Archive for June, 2007

Carl Sandburg’s Pithy Wisdom …

Posted on June 26, 2007. Filed under: American Thinkers, Guide Posts, Light plus Weighty |

Carl Sandburg was a lot of things – poet, historian, novelist, balladeer, and folklorist. Though born of Swedish parents, H. L. Mencken called him, “indubitably an American in every pulse-beat.” He won two Pulitzer Prizes, one for his biography of Abraham Lincoln and one for his poems.

Nearly all the best things that came to me in life have been unexpected and unplanned by me. The secret of happiness is to admire without desiring. The Best is the Enemy of the Good.  The greatest cunning is to have none at all.

Time is the coin of your life. It is the only coin you have, and only you can determine how it will be spent. Be careful lest you let other people spend it for you. One of the greatest necessities in America is to discover creative solitude.

Anger is the most impotent of passions. It effects nothing and hurts the one who is possessed by it more than the one against whom it is directed.

I am an idealist. I don’t know where I’m going but I’m on my way. Where was I going? I puzzled and wondered about it till I actually enjoyed the puzzlement and wondering.

 

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Epictetus …

Posted on June 25, 2007. Filed under: The Great Greeks |

Epictetus was a philosopher of the Stoic school. Probably born a slave, he lived in Rome until his exile to Greece, where he lived and died.

God has entrusted me with myself……  No man is free who is not master of himself. The two powers which constitute a wise man, are those of bearing and forbearing.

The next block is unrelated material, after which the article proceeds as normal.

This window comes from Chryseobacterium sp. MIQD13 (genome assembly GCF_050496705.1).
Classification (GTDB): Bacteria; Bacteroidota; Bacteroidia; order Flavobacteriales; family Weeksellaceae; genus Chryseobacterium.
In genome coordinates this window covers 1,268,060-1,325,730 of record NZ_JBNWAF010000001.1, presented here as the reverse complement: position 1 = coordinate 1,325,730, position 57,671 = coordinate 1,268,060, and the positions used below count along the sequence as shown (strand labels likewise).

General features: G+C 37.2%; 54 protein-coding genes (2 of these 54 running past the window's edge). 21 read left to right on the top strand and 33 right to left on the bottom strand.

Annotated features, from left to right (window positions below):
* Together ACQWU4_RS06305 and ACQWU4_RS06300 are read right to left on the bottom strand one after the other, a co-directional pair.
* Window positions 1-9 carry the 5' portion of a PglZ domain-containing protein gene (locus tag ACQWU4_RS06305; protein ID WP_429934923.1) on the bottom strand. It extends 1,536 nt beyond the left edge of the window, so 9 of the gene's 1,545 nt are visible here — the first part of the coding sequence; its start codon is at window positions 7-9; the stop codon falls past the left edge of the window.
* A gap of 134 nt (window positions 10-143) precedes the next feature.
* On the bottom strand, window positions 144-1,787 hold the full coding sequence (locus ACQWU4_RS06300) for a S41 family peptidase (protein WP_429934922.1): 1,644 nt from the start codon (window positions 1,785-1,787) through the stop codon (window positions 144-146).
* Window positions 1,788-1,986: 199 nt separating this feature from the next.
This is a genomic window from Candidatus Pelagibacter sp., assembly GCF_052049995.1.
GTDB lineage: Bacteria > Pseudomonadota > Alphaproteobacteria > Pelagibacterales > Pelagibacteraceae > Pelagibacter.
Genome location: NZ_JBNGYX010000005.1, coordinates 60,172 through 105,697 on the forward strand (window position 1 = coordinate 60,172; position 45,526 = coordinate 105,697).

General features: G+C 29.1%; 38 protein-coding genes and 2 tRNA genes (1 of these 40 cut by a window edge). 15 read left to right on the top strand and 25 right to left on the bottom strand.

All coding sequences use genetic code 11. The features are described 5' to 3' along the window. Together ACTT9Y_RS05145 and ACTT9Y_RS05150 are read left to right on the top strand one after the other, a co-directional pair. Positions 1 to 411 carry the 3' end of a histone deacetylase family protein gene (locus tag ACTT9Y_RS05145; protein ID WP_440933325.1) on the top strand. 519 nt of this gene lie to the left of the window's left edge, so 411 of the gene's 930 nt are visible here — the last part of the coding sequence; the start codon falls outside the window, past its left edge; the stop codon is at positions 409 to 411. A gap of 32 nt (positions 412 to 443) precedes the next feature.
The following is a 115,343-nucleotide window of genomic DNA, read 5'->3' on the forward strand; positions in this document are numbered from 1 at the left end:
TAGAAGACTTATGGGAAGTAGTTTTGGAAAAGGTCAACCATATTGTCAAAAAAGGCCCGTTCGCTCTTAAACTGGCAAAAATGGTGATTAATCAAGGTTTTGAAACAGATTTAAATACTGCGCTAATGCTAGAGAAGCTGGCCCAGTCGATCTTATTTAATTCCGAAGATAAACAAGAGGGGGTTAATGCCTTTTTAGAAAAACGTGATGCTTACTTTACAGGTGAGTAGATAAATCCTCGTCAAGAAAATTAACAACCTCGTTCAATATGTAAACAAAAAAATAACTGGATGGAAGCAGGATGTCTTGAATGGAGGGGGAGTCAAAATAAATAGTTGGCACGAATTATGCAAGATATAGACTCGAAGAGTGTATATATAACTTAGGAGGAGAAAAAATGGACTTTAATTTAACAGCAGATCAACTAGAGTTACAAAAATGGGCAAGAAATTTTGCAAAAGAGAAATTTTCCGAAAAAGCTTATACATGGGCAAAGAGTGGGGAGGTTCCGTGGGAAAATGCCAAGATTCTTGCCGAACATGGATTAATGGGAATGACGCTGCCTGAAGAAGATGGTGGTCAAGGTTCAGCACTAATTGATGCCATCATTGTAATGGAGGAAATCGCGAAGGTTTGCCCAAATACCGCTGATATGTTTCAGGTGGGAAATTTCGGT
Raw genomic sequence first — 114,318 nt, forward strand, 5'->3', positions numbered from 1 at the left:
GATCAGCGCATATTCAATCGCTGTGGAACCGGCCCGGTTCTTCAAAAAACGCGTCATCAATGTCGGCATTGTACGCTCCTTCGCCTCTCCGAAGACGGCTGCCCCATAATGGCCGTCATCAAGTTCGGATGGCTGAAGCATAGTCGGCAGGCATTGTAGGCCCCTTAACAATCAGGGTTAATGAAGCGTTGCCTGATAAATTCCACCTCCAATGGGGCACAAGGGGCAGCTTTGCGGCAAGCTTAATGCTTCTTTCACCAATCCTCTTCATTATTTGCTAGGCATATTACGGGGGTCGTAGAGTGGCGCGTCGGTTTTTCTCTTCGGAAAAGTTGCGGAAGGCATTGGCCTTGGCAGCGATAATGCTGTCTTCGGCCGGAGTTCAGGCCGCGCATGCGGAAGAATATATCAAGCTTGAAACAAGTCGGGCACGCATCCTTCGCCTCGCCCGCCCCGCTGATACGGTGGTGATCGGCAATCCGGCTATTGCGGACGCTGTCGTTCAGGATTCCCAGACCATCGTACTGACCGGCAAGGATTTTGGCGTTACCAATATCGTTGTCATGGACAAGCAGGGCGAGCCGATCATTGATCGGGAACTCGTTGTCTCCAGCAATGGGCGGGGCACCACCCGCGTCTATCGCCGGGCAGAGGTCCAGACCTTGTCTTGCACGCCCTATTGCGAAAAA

The essence of philosophy is that a man should so live that his happiness shall depend as little as possible on external things. It is the nature of the wise to resist pleasures, but the foolish to be a slave to them.

Freedom is not procured by a full enjoyment of what is desired, but by controlling the desire. It’s not what happens to you, but how you react to it that matters.

He is a wise man who does not grieve for the things which he has not, but rejoices for those which he has. Whoever does not regard what he has as most ample wealth, is unhappy, though he be master of the world.

When you are offended at any man’s fault, turn to yourself and study your own failings, then you will forget your anger.  Whenever you are angry, be assured that it is not only a present evil, but that you have increased a habit.

The time when you should withdraw into yourself is when you are forced to be in a crowd. We have two ears and one mouth so that we can listen twice as much as we speak.

The greater the difficulty, the more glory in surmounting it. Skilled pilots gain their reputation from storms and tempests.

 

Be careful to leave your sons well instructed rather than rich, for the hopes of the instructed are better than the wealth of the ignorant.

All religions must be tolerated for every man must get to heaven in his own way.

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Francis la Rochefoucauld …

Posted on June 20, 2007. Filed under: The French Contribution |

Francis Rochefoucauld  was an author of maxims and memoirs. He stands as an example of the accomplished nobleman.